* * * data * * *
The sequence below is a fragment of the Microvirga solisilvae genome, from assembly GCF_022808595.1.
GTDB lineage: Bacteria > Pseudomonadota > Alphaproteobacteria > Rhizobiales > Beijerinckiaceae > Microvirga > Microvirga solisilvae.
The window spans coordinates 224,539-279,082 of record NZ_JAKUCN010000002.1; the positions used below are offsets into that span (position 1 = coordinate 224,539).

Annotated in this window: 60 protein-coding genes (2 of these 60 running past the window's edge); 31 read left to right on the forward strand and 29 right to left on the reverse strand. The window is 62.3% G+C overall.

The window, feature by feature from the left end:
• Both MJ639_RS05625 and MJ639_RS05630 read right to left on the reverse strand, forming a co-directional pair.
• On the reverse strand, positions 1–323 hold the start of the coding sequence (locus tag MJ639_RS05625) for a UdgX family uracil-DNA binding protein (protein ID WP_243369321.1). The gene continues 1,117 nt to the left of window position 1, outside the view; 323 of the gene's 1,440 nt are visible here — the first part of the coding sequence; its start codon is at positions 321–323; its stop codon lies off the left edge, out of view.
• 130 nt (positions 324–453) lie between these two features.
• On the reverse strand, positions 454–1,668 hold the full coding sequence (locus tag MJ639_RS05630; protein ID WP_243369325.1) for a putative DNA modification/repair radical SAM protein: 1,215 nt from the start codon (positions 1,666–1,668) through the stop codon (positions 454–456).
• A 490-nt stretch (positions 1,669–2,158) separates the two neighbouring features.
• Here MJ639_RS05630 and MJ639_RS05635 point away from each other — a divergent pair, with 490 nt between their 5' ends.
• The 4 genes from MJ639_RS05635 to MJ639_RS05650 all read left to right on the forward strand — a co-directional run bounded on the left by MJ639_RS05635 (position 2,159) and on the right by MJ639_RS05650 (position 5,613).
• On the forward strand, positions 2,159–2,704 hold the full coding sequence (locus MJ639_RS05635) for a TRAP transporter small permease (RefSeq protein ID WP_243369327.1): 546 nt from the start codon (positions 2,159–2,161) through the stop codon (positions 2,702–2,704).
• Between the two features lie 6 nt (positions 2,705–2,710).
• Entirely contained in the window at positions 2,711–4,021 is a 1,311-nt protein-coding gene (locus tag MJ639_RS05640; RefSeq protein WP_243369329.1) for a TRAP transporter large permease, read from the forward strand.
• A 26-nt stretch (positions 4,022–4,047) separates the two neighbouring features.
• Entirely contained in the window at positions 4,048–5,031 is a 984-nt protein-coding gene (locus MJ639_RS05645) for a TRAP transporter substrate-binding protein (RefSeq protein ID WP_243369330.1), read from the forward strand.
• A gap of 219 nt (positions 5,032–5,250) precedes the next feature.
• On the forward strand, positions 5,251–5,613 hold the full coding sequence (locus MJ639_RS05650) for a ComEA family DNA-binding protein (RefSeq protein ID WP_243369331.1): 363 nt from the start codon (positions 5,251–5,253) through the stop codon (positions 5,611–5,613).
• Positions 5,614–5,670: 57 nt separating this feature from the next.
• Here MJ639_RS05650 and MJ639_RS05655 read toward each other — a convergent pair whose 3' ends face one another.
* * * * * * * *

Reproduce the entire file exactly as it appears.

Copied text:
The sequence below is a fragment of the Microvirga solisilvae genome, from assembly GCF_022808595.1.
GTDB lineage: Bacteria > Pseudomonadota > Alphaproteobacteria > Rhizobiales > Beijerinckiaceae > Microvirga > Microvirga solisilvae.
The window spans coordinates 224,539-279,082 of record NZ_JAKUCN010000002.1; the positions used below are offsets into that span (position 1 = coordinate 224,539).

Annotated in this window: 60 protein-coding genes (2 of these 60 running past the window's edge); 31 read left to right on the forward strand and 29 right to left on the reverse strand. The window is 62.3% G+C overall.

The window, feature by feature from the left end:
• Both MJ639_RS05625 and MJ639_RS05630 read right to left on the reverse strand, forming a co-directional pair.
• On the reverse strand, positions 1–323 hold the start of the coding sequence (locus tag MJ639_RS05625) for a UdgX family uracil-DNA binding protein (protein ID WP_243369321.1). The gene continues 1,117 nt to the left of window position 1, outside the view; 323 of the gene's 1,440 nt are visible here — the first part of the coding sequence; its start codon is at positions 321–323; its stop codon lies off the left edge, out of view.
• 130 nt (positions 324–453) lie between these two features.
• On the reverse strand, positions 454–1,668 hold the full coding sequence (locus tag MJ639_RS05630; protein ID WP_243369325.1) for a putative DNA modification/repair radical SAM protein: 1,215 nt from the start codon (positions 1,666–1,668) through the stop codon (positions 454–456).
• A 490-nt stretch (positions 1,669–2,158) separates the two neighbouring features.
• Here MJ639_RS05630 and MJ639_RS05635 point away from each other — a divergent pair, with 490 nt between their 5' ends.
• The 4 genes from MJ639_RS05635 to MJ639_RS05650 all read left to right on the forward strand — a co-directional run bounded on the left by MJ639_RS05635 (position 2,159) and on the right by MJ639_RS05650 (position 5,613).
• On the forward strand, positions 2,159–2,704 hold the full coding sequence (locus MJ639_RS05635) for a TRAP transporter small permease (RefSeq protein ID WP_243369327.1): 546 nt from the start codon (positions 2,159–2,161) through the stop codon (positions 2,702–2,704).
• Between the two features lie 6 nt (positions 2,705–2,710).
• Entirely contained in the window at positions 2,711–4,021 is a 1,311-nt protein-coding gene (locus tag MJ639_RS05640; RefSeq protein WP_243369329.1) for a TRAP transporter large permease, read from the forward strand.
• A 26-nt stretch (positions 4,022–4,047) separates the two neighbouring features.
• Entirely contained in the window at positions 4,048–5,031 is a 984-nt protein-coding gene (locus MJ639_RS05645) for a TRAP transporter substrate-binding protein (RefSeq protein ID WP_243369330.1), read from the forward strand.
• A gap of 219 nt (positions 5,032–5,250) precedes the next feature.
• On the forward strand, positions 5,251–5,613 hold the full coding sequence (locus MJ639_RS05650) for a ComEA family DNA-binding protein (RefSeq protein ID WP_243369331.1): 363 nt from the start codon (positions 5,251–5,253) through the stop codon (positions 5,611–5,613).
• Positions 5,614–5,670: 57 nt separating this feature from the next.
• Here MJ639_RS05650 and MJ639_RS05655 read toward each other — a convergent pair whose 3' ends face one another.